Biologists searching for an effective way to monitor the world’s bee population may have found their answer in simple pan traps.

 

Changes to global bee populations have been of particular concern recently due to the rise of colony collapse disorder — a phenomenon where worker bees disappear from hives. With around 35 percent of the world’s food supply (around $200 billion-worth) dependent on pollinators like bees, decreases in their number could lead to significant problems with human food crops.

 

Leave a Comment December 21, 2012

EEG conducts its 12th Community Lecture

From: AMEinfo

 

EEG successfully conducted its 12th Community Lecture of the year on the 18th of December 2012, with the film screening of ‘Queen of the Sun: What are the Bees telling us?’ The event which is free and open to the public was hosted by the Canadian University of Dubai.

 

The event was kicked off with a warm speech by Mr. Farid Ahmed; EEG’s Honorary member, who welcomed the attendees to the 12th Community Lecture.
They were provided with a small brief regarding EEG’s activities during the last month.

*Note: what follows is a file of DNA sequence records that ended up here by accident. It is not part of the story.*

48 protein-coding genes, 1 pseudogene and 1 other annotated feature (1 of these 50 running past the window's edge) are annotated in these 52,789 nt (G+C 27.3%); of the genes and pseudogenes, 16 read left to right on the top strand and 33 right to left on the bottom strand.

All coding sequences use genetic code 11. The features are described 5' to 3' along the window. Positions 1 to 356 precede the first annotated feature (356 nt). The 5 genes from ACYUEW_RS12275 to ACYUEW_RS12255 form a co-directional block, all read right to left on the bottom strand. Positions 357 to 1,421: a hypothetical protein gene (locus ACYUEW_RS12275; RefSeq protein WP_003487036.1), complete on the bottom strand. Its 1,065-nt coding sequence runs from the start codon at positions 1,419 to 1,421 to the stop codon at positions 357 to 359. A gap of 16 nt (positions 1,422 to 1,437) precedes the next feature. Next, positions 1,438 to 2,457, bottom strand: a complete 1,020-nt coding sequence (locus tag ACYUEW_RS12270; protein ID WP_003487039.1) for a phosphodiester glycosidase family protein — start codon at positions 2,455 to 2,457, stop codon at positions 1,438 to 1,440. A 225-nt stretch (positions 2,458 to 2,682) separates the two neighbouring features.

Leave a Comment December 19, 2012

Congressional Research Service on Bee Health

Editor’s Note:  The Congressional Research Service (CRS) has released a report on bee health, attached here.  In the report, CRS states:

 

A 2007 report by the National Research Council of the National Academy of Sciences, Status of Pollinators in North America, provides a more detailed scientific context for this report and may be consulted for more in depth understanding about bee health. That study concluded that many factors contribute to pollinator declines in North America, and CRS accedes to that conclusion. Accordingly, the focus of this report on bee exposure to pesticides is not intended to imply that pesticides are any more important in influencing the health and wellness of bees than any of the other identified factors influencing bee health. Pesticides are only one of the many influences on bee health.

Leave a Comment December 17, 2012

Bee pest fight may get new weapon